The following critiques express the opinions of the individual evaluators regarding the strengths, weaknesses, and value of the books they review. As such, the appraisals are subjective assessments and do not necessarily reflect the opinions of the editors or any official policy of the American Ornithologists' Union.
The Origin and Evolution of Birds, 2nd Edition.—Alan Feduccia. 1999. Yale University Press, New Haven, Connecticut. x + 466 pp., numerous text figures. ISBN 0-300-07861-1. Paper, $29.95—This is the second and paperback edition of Alan Feduccia's outstanding coverage of the origin and evolution of birds (see Auk 114:531–534 for my review of the original 1997 edition). This edition contains some definite improvements, including being printed on better paper with a substantial increase in the quality of the illustrations and a lower cost that places this volume within reach of most ornithologists. Aside from a new final chapter entitled ”T. rex was no Four-Ton Roadrunner and Other Revelations,” and the additional citations that are integrated in the references, the material in this edition is the same as the first edition.
The Origin and Evolution of Birds is still by far the best treatment of the subject that is currently available. In the new final chapter, Feduccia discusses clearly and comprehensively the ongoing controversy surrounding avian and some dinosaur Mesozoic fossils, the occurrence of feathers in nonavian groups, and the origin of birds either from dinosaurs or from some other group within the archosaurian reptiles. Again, his treatment of this controversy is reasonable, especially within the constraints of the currently available information about these fossils. The problems in dealing with this material are enormous, and I have great admiration for Feduccia's ability and patience to delve through the burgeoning literature on these subjects, and especially for his skill in separating fact from fiction.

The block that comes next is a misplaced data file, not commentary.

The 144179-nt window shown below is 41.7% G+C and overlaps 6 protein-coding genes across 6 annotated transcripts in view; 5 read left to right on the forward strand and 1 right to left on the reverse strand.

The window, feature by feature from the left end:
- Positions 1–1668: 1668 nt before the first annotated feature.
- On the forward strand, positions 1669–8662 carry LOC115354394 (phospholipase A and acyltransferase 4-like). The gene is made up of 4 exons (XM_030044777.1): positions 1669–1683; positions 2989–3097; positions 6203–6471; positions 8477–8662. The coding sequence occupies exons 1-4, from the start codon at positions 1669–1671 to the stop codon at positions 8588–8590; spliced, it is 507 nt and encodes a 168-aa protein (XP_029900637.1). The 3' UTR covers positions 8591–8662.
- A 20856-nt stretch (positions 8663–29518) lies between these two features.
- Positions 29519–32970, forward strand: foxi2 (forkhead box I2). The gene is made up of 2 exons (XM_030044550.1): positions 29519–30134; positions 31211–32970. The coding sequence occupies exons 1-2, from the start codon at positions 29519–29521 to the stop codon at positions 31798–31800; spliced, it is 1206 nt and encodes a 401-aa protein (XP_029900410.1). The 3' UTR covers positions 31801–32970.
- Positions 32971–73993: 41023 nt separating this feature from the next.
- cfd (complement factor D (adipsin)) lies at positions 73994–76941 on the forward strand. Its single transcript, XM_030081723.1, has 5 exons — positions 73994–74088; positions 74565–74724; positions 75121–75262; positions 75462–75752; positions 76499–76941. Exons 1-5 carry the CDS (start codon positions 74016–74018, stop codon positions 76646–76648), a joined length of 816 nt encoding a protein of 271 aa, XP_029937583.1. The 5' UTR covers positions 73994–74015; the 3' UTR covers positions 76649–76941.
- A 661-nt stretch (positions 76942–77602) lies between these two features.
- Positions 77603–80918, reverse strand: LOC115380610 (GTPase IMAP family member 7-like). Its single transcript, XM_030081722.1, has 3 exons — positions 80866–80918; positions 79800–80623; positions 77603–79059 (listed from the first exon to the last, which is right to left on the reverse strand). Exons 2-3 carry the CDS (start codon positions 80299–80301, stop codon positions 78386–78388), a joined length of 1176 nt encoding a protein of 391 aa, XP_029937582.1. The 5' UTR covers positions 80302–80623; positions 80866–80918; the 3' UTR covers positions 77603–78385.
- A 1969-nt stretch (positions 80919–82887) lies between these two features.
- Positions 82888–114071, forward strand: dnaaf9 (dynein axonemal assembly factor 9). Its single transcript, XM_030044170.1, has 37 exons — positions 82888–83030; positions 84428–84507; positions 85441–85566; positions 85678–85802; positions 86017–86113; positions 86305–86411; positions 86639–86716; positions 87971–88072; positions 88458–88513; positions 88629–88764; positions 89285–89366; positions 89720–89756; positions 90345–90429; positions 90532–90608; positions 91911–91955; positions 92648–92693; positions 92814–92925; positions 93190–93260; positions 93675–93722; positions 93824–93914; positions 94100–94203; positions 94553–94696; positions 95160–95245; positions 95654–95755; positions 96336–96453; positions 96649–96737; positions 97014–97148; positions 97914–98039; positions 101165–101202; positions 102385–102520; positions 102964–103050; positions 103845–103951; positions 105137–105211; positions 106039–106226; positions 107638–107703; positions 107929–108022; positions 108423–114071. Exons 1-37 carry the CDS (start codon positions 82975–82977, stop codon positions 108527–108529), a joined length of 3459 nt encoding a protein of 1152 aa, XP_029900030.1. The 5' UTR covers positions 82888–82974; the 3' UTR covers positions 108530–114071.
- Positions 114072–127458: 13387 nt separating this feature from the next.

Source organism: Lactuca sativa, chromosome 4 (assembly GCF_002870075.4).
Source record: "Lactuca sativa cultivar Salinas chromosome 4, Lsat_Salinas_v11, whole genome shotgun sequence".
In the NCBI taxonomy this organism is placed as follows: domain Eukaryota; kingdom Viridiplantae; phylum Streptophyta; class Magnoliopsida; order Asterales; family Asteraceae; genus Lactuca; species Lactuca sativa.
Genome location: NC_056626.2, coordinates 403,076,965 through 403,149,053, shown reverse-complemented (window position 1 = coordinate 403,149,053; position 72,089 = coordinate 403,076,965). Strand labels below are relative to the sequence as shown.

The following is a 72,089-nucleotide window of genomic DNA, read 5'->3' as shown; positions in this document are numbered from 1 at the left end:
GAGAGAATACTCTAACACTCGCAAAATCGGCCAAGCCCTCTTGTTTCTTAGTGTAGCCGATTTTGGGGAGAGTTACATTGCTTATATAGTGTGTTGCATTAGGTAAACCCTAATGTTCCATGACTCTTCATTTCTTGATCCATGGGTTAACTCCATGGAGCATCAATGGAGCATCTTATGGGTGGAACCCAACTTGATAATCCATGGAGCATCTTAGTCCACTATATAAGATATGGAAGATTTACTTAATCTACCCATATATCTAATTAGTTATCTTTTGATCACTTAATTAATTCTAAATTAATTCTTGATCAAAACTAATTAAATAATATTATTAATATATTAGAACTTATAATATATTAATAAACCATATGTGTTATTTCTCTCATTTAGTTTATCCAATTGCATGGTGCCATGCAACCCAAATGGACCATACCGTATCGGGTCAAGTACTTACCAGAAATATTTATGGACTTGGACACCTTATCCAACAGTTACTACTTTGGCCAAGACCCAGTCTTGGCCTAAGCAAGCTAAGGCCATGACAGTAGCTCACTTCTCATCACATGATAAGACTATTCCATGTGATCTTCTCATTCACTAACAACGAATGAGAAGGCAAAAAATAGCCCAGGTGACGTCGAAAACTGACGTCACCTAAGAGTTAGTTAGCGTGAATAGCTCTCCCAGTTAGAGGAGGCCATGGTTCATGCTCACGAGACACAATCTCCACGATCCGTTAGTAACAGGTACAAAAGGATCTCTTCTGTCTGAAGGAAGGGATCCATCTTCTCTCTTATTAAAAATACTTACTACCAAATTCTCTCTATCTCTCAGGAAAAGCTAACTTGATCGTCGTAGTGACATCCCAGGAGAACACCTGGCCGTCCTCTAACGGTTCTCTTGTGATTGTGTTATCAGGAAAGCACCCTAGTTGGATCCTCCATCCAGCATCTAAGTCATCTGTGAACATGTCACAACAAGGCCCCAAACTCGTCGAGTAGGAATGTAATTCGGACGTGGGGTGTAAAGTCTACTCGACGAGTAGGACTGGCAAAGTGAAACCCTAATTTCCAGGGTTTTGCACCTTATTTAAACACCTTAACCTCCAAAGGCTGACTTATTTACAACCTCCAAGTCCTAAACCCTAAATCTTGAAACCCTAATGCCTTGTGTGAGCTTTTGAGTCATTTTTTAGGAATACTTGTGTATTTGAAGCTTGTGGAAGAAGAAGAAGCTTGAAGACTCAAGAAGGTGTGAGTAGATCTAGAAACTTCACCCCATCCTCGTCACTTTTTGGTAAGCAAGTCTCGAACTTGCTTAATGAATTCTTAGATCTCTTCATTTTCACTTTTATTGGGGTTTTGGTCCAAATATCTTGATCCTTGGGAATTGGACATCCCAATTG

An example of the problems in this latter area is the recent article by C. P. Sloan, “Feathers for T. rex,” that appeared in the November 1999 issue of National Geographic. The article featured a new fossil discovery from the Cretaceous of China named Archaeoraptor. This fossil was hailed as a feathered dinosaur and as further proof that many dinosaurs possessed feathers and that birds evolved from dinosaurs. Unfortunately, however, when this specimen was examined more closely by Chinese paleontologists, it was found to be a composite fossil consisting of the body of a bird and the tail of a dromaeosaurid dinosaur; it was put together by a clever Chinese farmer on whose land the fossils were found and who realized that a complete fossil was more valuable than its parts. The farmer had completely fooled those scientists who saw just what they wanted to see: a feathered dinosaur. This case is rather typical of the confusion being generated in both the scientific and lay journals to publish in haste on newly discovered fossils.
Equally important to consider is that most of the avian and other Mesozoic fossils pertinent to understanding the origin and early evolution of birds have not been sufficiently prepared, described, and analyzed. We have been most fortunate in the large number of spectacular new avian fossils discovered over the past two decades, but most of these specimens are known only by their names and the barest of descriptions. The best-known early avian fossil is still Archaeopteryx, which many avian paleontologists now believe to be a member of the Sauriurae and closely related to the Enantiornithes—the opposite birds—and not part of the other large group of birds—the Ornithurae—which gave rise to modern birds. Thus, Archaeopteryx, even though it is the best-known early avian taxon, appears to be off the main lineage leading to the large surviving radiation of birds and thus would be of less importance to our understanding of the evolution of birds. What is now needed is much preparatory work and careful description of the available fossil specimens, and then analysis and comparison of the characteristics of these taxa.
The Origin and Evolution of Birds is the outstanding treatment of what is now known about this subject, but much more remains to be learned. Hopefully, the necessary preparation and description of these Mesozoic fossils will be done without further delay so that we can look forward, perhaps in a decade, to a new edition of this book that will provide a much better account of avian evolutionary history. Until then, I can recommend the current edition of Feduccia's book without hesitation to all ornithologists and others interested in the origin and evolutionary history of birds.